Well, gee Mikey, it's one that can be written in the form of a straight
line. Remember the formula ...

y = mx + b

where m is the slope and b is the y-intercept?

Any function that ain't linear!

Is the Alpha model a linear model?

Yes, because q_{n+1} is a linear function of q_{n}

But wait! Its **output**, the plot of its behavior over time (its
time series shown earlier) is not a straight line. Doesn't that make it
a nonlinear system?

No, what makes a dynamic system *nonlinear *....

is whether the function specifying the change is nonlinear. Not whether
its behavior is nonlinear.

And y is a nonlinear function of x **if**
x is multiplied by another (non-constant) variable, or multiplied by itself
(i. e., raised to some power).

We illustrate *nonlinear* systems using ...

... a model often used to introduce chaos. The Logistic Difference Equation,
or *Logistic Map*, though simple, displays the major chaotic concepts.

We start, generally, with a model of growth.

**x**_{new} = **r x**_{old}

We prefer to write this in terms of n:

**x**_{n+1} = **r** x_{n}.

This says x changes from one time period, n, to the next, n+1, according
to r.* If r is larger than one*, x gets larger with successive iterations
*If r is less than one*, x diminishes. (In the "Alice" example
at the beginning, r is .5).

Let's set r to be larger than one...

We start, year 1 (n=1), with a population of 16 [x_{1}=16], and
since r=1.5, each year x is increased by 50%. So years 2, 3, 4, 5, ...
have magnitudes 24, 36, 54, ...

Our population is growing exponentially. By year 25 we have over a quarter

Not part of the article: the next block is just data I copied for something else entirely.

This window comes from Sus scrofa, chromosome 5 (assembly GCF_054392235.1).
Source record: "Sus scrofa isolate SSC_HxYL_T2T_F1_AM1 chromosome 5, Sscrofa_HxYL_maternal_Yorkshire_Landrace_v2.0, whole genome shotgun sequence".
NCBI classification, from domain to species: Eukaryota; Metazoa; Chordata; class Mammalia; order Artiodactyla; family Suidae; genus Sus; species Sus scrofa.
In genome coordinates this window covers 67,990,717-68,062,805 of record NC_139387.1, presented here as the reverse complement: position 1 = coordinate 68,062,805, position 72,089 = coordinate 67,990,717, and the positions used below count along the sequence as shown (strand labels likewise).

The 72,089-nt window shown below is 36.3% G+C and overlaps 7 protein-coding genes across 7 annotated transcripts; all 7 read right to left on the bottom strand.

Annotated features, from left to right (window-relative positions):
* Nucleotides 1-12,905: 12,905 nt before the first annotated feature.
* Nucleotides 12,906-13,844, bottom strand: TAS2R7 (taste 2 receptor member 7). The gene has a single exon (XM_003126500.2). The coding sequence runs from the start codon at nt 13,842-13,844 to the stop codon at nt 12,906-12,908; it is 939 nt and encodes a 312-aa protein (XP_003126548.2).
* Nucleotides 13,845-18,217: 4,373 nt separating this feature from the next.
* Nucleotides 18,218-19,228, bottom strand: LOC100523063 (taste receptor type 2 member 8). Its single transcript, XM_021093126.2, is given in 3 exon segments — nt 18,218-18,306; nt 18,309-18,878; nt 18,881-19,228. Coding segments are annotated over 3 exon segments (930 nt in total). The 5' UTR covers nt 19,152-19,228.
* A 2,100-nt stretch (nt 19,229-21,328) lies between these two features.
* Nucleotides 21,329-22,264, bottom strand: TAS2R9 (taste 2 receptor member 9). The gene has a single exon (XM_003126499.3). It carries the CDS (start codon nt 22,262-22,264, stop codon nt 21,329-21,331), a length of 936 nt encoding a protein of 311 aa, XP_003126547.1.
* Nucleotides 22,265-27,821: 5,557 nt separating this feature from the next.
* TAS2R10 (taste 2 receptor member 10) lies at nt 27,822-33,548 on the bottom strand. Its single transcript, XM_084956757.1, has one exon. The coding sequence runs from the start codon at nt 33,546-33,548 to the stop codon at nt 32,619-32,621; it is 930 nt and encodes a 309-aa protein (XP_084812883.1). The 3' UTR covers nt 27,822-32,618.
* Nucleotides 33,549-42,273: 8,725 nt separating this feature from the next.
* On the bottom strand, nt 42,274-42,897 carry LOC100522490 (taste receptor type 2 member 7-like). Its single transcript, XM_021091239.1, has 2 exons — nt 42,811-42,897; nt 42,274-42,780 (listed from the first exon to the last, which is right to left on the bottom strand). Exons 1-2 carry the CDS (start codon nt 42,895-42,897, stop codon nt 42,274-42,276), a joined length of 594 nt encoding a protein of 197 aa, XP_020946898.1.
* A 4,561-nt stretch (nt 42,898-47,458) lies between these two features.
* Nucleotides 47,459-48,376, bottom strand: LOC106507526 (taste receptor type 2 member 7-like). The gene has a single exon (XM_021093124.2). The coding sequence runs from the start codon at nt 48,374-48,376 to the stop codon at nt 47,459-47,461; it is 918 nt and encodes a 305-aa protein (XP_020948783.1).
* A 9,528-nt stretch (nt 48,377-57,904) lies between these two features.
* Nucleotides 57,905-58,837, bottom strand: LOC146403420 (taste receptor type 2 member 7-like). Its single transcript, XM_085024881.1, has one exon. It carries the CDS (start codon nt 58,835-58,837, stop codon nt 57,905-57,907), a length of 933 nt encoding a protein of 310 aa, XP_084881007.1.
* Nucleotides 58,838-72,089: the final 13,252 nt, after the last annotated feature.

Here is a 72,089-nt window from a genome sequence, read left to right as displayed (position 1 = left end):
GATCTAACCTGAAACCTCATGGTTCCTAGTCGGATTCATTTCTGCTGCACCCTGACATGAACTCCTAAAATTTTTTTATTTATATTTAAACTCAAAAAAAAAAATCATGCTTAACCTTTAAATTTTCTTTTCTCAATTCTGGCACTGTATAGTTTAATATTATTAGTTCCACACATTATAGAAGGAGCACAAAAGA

million.

*Iterations of Growth model with r = 1.5*

So far, notice, we have a *linear* model that produces unlimited
growth.

The Logistic Map prevents unlimited growth by inhibiting growth whenever
it achieves a high level. This is achieved with an additional term, [1
- x_{n}].

The growth measure (x) is also rescaled so that the maximum value x can
achieve is transformed to 1. (So if the maximum size is 25 million, say,
x is expressed as a proportion of that maximum.)

Our new model is

**x _{n+1} = r x_{n} [1 - x_{n}]**

[r between 0 and 4.]

The** [1-x _{n}] **term serves to inhibit growth because as

Plotting x_{n+1} vs. x_{n}, we see we have a nonlinear
relation.

*Limited growth (Verhulst) model. X _{n+1} vs. x_{n},
r = 3.*

We have to **iterate this function **to see how it will behave ...

Suppose r=3, and x_{1}=.1

x_{2} = rx_{1}[1-x_{1}] = 3(.1)(.9) = .27

x_{3}= r x_{2}[1-x_{2}]= 3(.27)(.73) = .591

x_{4}= r x_{3}[1-_{3}]= 3(.591)(.409) = .725

*Behavior of the Logistic map for r = 3, x _{1} = .1, iterated
to give x_{2}, x_{3}, and x_{4
}*It turns out that the logistic map is a very different animal,
depending on its control parameter r. To see this,

*Behavior of the Logistic map for r=.25, .50, and .75. In all cases
x _{1}=.5. *

The same fates awaits any starting value. So long as r is less than
1, x goes toward 0. This illustrates a **one-point attractor.**

*Behavior of the Logistic map for r=1.25, 2.00, and 2.75. In all cases
x _{1}=.5.*

Now, regardless, of the starting value, we have non-zero one-point attractors.

*Behavior of the Logistic map for r=3.2.*

Moving just beyond r=3, the system settles down to alternating between
two points. We have a *two-point attractor*. We have illustrated a
**bifurcation**, or **period doubling**,

*Behavior of the Logistic map for r= 3.54. Four-point attractor*

Another bifurcation. The concept: an **N-point attractor**.

**Chaotic** behavior of the Logistic map at r= 3.99.

So, what is an **attractor**? Whatever the system "settles down
to".

Here is a very important concept from nonlinear dynamics: A system eventually
"settles down". But what it settles down to, its attractor, need
not have 'stability'; it can be very 'strange'.